The SPDR S&P 500 ETF (SPY), which turns 25 next month, is The Clash of investing: counterculture and revolutionary for its time, now a favorite of those in business suits and corner offices the world over.
This first U.S.-listed—and still the largest at the global level—ETF was almost unlike anything that came before it. Eventually it would come to upend decades of accepted financial wisdom, bending the investment paradigm around it. Thanks to SPY, and the ETF revolution it kick-started, investors stopped thinking of the markets in terms of inefficiencies to exploit, and began dividing it into risks and exposures, with allocations to each. Money management was never the same again.
"SPY transformed the way investors thought about investing," said Jim Ross, executive vice president of State Street Global Advisors and chairman of the Global SPDR Business. "I can't say that was even a twinkle in our eye 25 years ago."
Although SPY was never intended to be more than a trading tool for institutions, it quickly became a must-have fund for all market participants, from hedge funds to mom-and-pops. And though SPY has ceded market share in recent years to its lower-cost competitors, its unrivaled liquidity and name recognition prove there's plenty of life left in this Casbah to rock.
Fixing A Stock Market Crash
With over $250 billion in assets, SPY is by far the largest U.S. ETF; it's nearly double the size of the next-largest fund, the iShares S&P 500 ETF (IVV). But when SPY first launched, nobody—not even its originators—expected it to become the juggernaut it is today.
"The folks working on SPY thought there might be three or four ETFs in the U.S.," in total, says Ross.
SPY was the brainchild of Nate Most and Steven Bloom, the two-person product development team at the American Stock Exchange who, in the 1980s, were tasked with reverse-engineering a product that could have withstood the 1987 Black Monday stock market crash.
They devised a concept based on "warehouse receipts"—documents that show proof of ownership over a quantity of stored commodities. To shift ownership, commodity traders would exchange these receipts instead of moving product from warehouse to warehouse.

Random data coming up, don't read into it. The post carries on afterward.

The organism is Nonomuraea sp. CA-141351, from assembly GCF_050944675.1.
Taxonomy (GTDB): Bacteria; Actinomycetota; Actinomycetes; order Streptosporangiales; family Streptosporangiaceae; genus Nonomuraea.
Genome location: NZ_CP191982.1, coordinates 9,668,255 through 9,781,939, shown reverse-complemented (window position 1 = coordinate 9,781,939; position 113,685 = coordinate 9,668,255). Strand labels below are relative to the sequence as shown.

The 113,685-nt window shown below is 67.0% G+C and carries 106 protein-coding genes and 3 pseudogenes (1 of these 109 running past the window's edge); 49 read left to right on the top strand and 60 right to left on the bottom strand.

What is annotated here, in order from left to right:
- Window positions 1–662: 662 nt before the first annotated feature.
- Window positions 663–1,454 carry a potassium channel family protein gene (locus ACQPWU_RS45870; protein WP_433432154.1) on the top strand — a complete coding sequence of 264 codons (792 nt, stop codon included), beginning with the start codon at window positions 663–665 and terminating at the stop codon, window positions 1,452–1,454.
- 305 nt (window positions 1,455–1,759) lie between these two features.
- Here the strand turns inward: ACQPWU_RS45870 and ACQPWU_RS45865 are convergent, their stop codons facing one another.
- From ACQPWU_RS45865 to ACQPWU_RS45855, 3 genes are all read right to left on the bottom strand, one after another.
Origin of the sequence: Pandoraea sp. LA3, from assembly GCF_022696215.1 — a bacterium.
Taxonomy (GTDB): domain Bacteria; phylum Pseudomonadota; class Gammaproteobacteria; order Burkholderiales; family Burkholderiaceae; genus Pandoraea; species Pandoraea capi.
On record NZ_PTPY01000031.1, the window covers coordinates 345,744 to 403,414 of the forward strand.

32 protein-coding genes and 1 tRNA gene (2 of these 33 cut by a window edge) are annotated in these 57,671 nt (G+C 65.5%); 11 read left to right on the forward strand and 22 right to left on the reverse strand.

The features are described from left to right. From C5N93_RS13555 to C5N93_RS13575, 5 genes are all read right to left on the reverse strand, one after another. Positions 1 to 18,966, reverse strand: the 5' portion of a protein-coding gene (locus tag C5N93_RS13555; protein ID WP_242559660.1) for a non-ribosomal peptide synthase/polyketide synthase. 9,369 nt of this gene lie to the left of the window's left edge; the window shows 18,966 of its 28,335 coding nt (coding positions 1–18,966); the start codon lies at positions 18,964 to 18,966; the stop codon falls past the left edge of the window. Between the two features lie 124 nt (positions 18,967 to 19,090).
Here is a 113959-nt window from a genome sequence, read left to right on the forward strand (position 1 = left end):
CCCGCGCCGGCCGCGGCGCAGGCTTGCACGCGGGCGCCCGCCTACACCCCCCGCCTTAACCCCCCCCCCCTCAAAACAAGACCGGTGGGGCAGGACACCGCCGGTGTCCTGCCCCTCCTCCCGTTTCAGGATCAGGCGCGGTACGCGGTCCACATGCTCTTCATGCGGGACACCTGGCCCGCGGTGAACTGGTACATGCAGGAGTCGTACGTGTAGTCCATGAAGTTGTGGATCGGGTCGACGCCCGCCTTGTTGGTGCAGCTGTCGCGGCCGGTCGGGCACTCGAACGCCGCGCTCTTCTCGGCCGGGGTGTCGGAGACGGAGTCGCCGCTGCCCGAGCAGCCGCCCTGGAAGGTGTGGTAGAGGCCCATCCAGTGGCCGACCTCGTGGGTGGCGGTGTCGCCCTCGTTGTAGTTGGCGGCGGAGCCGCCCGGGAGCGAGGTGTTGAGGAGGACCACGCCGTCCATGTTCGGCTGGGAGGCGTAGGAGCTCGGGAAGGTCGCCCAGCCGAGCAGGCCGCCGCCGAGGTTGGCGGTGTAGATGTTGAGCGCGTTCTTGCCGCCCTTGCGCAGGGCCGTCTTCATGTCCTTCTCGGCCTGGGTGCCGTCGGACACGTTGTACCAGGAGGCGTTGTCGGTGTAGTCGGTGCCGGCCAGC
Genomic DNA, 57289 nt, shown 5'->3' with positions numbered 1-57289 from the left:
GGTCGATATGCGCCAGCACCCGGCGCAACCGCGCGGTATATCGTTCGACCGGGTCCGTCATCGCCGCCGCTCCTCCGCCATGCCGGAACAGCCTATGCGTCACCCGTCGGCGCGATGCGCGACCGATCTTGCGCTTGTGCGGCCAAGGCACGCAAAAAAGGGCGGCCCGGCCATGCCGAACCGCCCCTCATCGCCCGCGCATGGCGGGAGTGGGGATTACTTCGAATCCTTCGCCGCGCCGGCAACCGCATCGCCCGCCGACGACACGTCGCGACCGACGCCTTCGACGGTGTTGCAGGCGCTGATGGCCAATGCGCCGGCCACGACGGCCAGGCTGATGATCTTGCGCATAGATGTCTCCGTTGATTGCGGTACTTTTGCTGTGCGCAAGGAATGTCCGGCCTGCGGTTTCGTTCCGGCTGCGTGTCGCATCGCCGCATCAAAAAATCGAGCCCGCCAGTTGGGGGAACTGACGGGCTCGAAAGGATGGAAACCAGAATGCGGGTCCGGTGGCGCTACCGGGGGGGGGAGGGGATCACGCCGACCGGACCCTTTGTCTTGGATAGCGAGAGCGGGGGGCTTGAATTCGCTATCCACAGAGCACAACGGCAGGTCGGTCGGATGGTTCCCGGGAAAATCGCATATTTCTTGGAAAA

Most and Bloom wondered if something similar might work for equity markets: Stocks could be "warehoused" in a unit investment trust (UIT), shares of which investors could trade as much as they liked, without impacting the underlying stocks or incurring trading costs for fellow investors.
"It would offer all the instant access of futures, but backed by something physical," said Eric Balchunas, senior ETF analyst for Bloomberg Intelligence.
Though individual elements of the concept weren't new, the idea of an index-based UIT trading intraday on an exchange was. Most and Bloom's idea took over five years to get off the ground, and several banks and fund companies passed on it, including Wells Fargo Nikko, which eventually became Barclays Global Investors and then iShares.
Then, in 1990, AMEX approached State Street, which agreed to serve as trustee to the new UIT. Its backing of the product gave SPY the credibility it needed to be taken seriously by large institutions, the primary intended user.
SPY Launches, And Stumbles
On Jan. 22, 1993, SPY received its initial seeding: $6.53 million—a paltry sum today—and began trading a week later. It debuted with a splash: On its first day, SPY traded just over 1 million shares.
The fund grew quickly. By the end of the summer, the fund had $270 million in assets, with daily volume of at least 100,000 shares. Volume, and assets, climbed higher every day.
It wasn't all smooth sailing for SPY, however. In 1994, a year after SPY launched, the ETF saw net outflows instead of inflows, a troubling sign for a brand-new investment product. But those flows quickly reversed in 1995, and SPY hit its first $1 billion in assets that year. It then doubled in size almost every year until the dot-com crash. The "SPDR," or “spider” as it was called, had found its legs.
Source: Bloomberg; data as of Dec. 4, 2017